Congenital laryngeal stridor (also called laryngomalacia) results from a congenital (present at birth) anomaly of the larynx (voice box). A weakness in the structures in the larynx, can cause stridor. Stridor is a high-pitched sound that is heard best when the child breaths in (inspiration).
A cochlear implant (CI) is a surgically implanted electronic device that provides a sense of sound to a person who is profoundly deaf or severely hard of hearing in both ears.
A dermoid cyst is a saclike growth that is present at birth. It contains structures such as hair, fluid, teeth, or skin glands that can be found on or in the skin.
A deviated septum occurs when your nasal septum — the thin wall that separates your right and left nasal passages — is displaced to one side.
Down syndrome (DS or DNS), also known as trisomy 21, is a genetic disorder caused by the presence of all or part of a third copy of chromosome 21.
The infection usually affects the middle ear and is called otitis media. The tubes inside the ears become clogged with fluid and mucus.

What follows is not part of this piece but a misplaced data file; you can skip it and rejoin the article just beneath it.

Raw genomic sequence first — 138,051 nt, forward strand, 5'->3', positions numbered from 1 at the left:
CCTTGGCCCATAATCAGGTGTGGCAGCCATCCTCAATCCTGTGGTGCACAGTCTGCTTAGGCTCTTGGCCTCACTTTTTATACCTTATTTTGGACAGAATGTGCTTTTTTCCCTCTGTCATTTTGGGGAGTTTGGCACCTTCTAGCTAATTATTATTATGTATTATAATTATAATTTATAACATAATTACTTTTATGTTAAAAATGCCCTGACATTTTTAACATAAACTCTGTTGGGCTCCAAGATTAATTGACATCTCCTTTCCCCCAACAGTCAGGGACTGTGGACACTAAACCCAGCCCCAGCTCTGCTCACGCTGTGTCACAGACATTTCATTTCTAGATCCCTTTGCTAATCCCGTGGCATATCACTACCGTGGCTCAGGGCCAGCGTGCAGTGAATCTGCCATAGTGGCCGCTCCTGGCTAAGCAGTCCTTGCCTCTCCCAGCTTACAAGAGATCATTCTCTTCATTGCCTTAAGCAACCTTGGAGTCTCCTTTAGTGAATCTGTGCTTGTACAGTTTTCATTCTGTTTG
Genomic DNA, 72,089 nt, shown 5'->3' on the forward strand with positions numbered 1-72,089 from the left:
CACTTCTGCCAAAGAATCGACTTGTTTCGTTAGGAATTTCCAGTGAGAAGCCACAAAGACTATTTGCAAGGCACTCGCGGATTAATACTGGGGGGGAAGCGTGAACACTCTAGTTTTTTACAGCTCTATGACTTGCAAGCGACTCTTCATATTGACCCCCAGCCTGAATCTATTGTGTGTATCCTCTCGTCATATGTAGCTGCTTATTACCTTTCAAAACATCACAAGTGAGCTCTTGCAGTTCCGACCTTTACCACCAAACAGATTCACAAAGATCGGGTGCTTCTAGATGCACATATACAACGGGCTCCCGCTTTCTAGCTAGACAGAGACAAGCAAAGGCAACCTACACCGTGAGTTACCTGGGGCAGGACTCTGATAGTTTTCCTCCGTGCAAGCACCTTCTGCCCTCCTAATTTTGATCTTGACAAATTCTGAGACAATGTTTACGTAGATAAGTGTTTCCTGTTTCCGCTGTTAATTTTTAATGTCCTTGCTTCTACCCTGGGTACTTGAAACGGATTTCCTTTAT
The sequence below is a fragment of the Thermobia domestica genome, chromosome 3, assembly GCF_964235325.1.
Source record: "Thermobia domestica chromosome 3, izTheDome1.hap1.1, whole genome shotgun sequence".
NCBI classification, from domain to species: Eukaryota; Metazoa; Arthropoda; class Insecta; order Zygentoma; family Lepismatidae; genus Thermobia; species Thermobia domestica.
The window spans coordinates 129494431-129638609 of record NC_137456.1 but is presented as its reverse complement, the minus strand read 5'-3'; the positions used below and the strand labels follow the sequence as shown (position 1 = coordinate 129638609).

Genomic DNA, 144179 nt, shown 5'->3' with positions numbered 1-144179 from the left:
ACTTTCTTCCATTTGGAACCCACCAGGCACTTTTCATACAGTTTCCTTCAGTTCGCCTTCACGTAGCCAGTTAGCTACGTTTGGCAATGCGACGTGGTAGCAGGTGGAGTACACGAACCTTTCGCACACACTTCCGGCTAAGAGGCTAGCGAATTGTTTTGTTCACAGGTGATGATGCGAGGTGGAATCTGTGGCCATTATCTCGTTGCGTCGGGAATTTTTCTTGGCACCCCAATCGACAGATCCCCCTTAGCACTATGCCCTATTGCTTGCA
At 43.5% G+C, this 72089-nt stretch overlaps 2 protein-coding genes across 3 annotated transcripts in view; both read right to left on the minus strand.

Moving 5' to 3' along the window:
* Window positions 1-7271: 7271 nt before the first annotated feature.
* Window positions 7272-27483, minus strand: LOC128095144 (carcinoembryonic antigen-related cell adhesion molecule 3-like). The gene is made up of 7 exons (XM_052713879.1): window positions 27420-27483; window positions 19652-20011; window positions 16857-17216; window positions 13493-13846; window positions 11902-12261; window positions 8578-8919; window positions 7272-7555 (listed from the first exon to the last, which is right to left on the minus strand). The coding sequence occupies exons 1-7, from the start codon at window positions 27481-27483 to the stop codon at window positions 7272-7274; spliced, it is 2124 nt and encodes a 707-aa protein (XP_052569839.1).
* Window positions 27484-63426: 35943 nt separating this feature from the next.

There are many types of congenital ear deformities, including: Microtia: Underdeveloped outer ear. Anotia: Missing one or both ears. Protruding ears: More than 2 cm from the head.
Endoscopic sinus surgery is a surgical procedure used to remove blockages in the sinuses.
Facial paralysis is a loss of facial movement due to nerve damage.
Feeding and Swallowing Disorders in Children: Pediatric swallowing and feeding disorders are seen in 25-35% of normally developing children and 50-70% of children born premature or with chronic medical conditions.
Food allergy is an abnormal response to a food triggered by your body's immune system.